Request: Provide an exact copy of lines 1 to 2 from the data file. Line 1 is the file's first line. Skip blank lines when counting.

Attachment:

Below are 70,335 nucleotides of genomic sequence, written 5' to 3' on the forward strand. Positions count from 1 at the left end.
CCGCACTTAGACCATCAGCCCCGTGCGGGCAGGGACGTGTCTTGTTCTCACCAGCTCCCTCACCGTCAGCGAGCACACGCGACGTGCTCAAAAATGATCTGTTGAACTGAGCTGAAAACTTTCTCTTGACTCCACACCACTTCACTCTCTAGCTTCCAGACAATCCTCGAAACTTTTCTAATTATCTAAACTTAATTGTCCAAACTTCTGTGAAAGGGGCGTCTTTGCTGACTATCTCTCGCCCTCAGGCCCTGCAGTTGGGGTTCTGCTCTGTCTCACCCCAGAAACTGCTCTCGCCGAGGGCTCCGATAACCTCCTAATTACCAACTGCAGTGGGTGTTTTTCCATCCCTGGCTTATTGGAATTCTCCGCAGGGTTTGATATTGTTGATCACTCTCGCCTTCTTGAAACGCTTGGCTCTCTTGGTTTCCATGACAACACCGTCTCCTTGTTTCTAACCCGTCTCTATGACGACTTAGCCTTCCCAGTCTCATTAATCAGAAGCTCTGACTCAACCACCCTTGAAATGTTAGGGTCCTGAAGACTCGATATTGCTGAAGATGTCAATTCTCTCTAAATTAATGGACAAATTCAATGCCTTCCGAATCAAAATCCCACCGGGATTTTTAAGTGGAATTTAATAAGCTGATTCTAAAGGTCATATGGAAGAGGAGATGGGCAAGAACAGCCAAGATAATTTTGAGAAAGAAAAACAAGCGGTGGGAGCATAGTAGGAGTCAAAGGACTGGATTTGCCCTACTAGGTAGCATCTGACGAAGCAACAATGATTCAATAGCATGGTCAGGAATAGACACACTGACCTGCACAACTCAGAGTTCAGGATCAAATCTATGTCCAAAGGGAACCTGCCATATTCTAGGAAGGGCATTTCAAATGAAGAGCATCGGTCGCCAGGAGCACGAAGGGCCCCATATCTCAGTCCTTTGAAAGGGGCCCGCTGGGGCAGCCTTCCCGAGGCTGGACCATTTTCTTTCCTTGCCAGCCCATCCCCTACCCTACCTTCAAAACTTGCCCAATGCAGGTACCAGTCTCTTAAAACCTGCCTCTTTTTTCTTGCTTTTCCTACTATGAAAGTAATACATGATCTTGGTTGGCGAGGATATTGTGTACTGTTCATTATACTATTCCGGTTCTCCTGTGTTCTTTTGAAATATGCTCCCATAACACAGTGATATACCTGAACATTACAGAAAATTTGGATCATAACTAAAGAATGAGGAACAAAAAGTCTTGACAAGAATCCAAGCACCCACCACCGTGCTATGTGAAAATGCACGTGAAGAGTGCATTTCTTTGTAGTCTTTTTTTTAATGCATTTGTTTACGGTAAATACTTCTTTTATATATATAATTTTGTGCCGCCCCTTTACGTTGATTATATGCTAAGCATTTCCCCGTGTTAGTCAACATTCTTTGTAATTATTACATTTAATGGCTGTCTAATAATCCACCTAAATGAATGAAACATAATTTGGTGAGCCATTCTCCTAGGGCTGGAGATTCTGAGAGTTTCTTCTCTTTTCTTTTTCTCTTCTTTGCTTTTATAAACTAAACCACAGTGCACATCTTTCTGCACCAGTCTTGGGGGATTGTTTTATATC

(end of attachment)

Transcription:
Below are 70,335 nucleotides of genomic sequence, written 5' to 3' on the forward strand. Positions count from 1 at the left end.
CCGCACTTAGACCATCAGCCCCGTGCGGGCAGGGACGTGTCTTGTTCTCACCAGCTCCCTCACCGTCAGCGAGCACACGCGACGTGCTCAAAAATGATCTGTTGAACTGAGCTGAAAACTTTCTCTTGACTCCACACCACTTCACTCTCTAGCTTCCAGACAATCCTCGAAACTTTTCTAATTATCTAAACTTAATTGTCCAAACTTCTGTGAAAGGGGCGTCTTTGCTGACTATCTCTCGCCCTCAGGCCCTGCAGTTGGGGTTCTGCTCTGTCTCACCCCAGAAACTGCTCTCGCCGAGGGCTCCGATAACCTCCTAATTACCAACTGCAGTGGGTGTTTTTCCATCCCTGGCTTATTGGAATTCTCCGCAGGGTTTGATATTGTTGATCACTCTCGCCTTCTTGAAACGCTTGGCTCTCTTGGTTTCCATGACAACACCGTCTCCTTGTTTCTAACCCGTCTCTATGACGACTTAGCCTTCCCAGTCTCATTAATCAGAAGCTCTGACTCAACCACCCTTGAAATGTTAGGGTCCTGAAGACTCGATATTGCTGAAGATGTCAATTCTCTCTAAATTAATGGACAAATTCAATGCCTTCCGAATCAAAATCCCACCGGGATTTTTAAGTGGAATTTAATAAGCTGATTCTAAAGGTCATATGGAAGAGGAGATGGGCAAGAACAGCCAAGATAATTTTGAGAAAGAAAAACAAGCGGTGGGAGCATAGTAGGAGTCAAAGGACTGGATTTGCCCTACTAGGTAGCATCTGACGAAGCAACAATGATTCAATAGCATGGTCAGGAATAGACACACTGACCTGCACAACTCAGAGTTCAGGATCAAATCTATGTCCAAAGGGAACCTGCCATATTCTAGGAAGGGCATTTCAAATGAAGAGCATCGGTCGCCAGGAGCACGAAGGGCCCCATATCTCAGTCCTTTGAAAGGGGCCCGCTGGGGCAGCCTTCCCGAGGCTGGACCATTTTCTTTCCTTGCCAGCCCATCCCCTACCCTACCTTCAAAACTTGCCCAATGCAGGTACCAGTCTCTTAAAACCTGCCTCTTTTTTCTTGCTTTTCCTACTATGAAAGTAATACATGATCTTGGTTGGCGAGGATATTGTGTACTGTTCATTATACTATTCCGGTTCTCCTGTGTTCTTTTGAAATATGCTCCCATAACACAGTGATATACCTGAACATTACAGAAAATTTGGATCATAACTAAAGAATGAGGAACAAAAAGTCTTGACAAGAATCCAAGCACCCACCACCGTGCTATGTGAAAATGCACGTGAAGAGTGCATTTCTTTGTAGTCTTTTTTTTAATGCATTTGTTTACGGTAAATACTTCTTTTATATATATAATTTTGTGCCGCCCCTTTACGTTGATTATATGCTAAGCATTTCCCCGTGTTAGTCAACATTCTTTGTAATTATTACATTTAATGGCTGTCTAATAATCCACCTAAATGAATGAAACATAATTTGGTGAGCCATTCTCCTAGGGCTGGAGATTCTGAGAGTTTCTTCTCTTTTCTTTTTCTCTTCTTTGCTTTTATAAACTAAACCACAGTGCACATCTTTCTGCACCAGTCTTGGGGGATTGTTTTATATC